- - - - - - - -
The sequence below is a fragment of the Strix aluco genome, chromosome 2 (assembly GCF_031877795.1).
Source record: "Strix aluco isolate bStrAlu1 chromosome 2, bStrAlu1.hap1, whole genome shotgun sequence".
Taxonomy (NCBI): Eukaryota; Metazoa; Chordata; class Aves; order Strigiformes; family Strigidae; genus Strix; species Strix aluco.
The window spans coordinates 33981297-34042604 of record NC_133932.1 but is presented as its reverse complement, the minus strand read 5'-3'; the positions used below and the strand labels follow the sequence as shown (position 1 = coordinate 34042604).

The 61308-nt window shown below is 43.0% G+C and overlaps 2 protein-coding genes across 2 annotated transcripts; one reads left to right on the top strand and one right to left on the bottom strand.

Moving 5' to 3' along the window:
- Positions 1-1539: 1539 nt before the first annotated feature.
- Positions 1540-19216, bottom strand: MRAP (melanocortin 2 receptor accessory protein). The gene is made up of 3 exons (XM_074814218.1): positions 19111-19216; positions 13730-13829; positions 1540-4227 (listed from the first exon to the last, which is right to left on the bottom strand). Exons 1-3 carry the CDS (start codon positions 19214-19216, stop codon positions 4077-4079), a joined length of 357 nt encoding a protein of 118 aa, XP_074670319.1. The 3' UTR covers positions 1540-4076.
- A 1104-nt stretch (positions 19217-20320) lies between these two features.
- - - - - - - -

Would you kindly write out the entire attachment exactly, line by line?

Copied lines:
The sequence below is a fragment of the Strix aluco genome, chromosome 2 (assembly GCF_031877795.1).
Source record: "Strix aluco isolate bStrAlu1 chromosome 2, bStrAlu1.hap1, whole genome shotgun sequence".
Taxonomy (NCBI): Eukaryota; Metazoa; Chordata; class Aves; order Strigiformes; family Strigidae; genus Strix; species Strix aluco.
The window spans coordinates 33981297-34042604 of record NC_133932.1 but is presented as its reverse complement, the minus strand read 5'-3'; the positions used below and the strand labels follow the sequence as shown (position 1 = coordinate 34042604).

The 61308-nt window shown below is 43.0% G+C and overlaps 2 protein-coding genes across 2 annotated transcripts; one reads left to right on the top strand and one right to left on the bottom strand.

Moving 5' to 3' along the window:
- Positions 1-1539: 1539 nt before the first annotated feature.
- Positions 1540-19216, bottom strand: MRAP (melanocortin 2 receptor accessory protein). The gene is made up of 3 exons (XM_074814218.1): positions 19111-19216; positions 13730-13829; positions 1540-4227 (listed from the first exon to the last, which is right to left on the bottom strand). Exons 1-3 carry the CDS (start codon positions 19214-19216, stop codon positions 4077-4079), a joined length of 357 nt encoding a protein of 118 aa, XP_074670319.1. The 3' UTR covers positions 1540-4076.
- A 1104-nt stretch (positions 19217-20320) lies between these two features.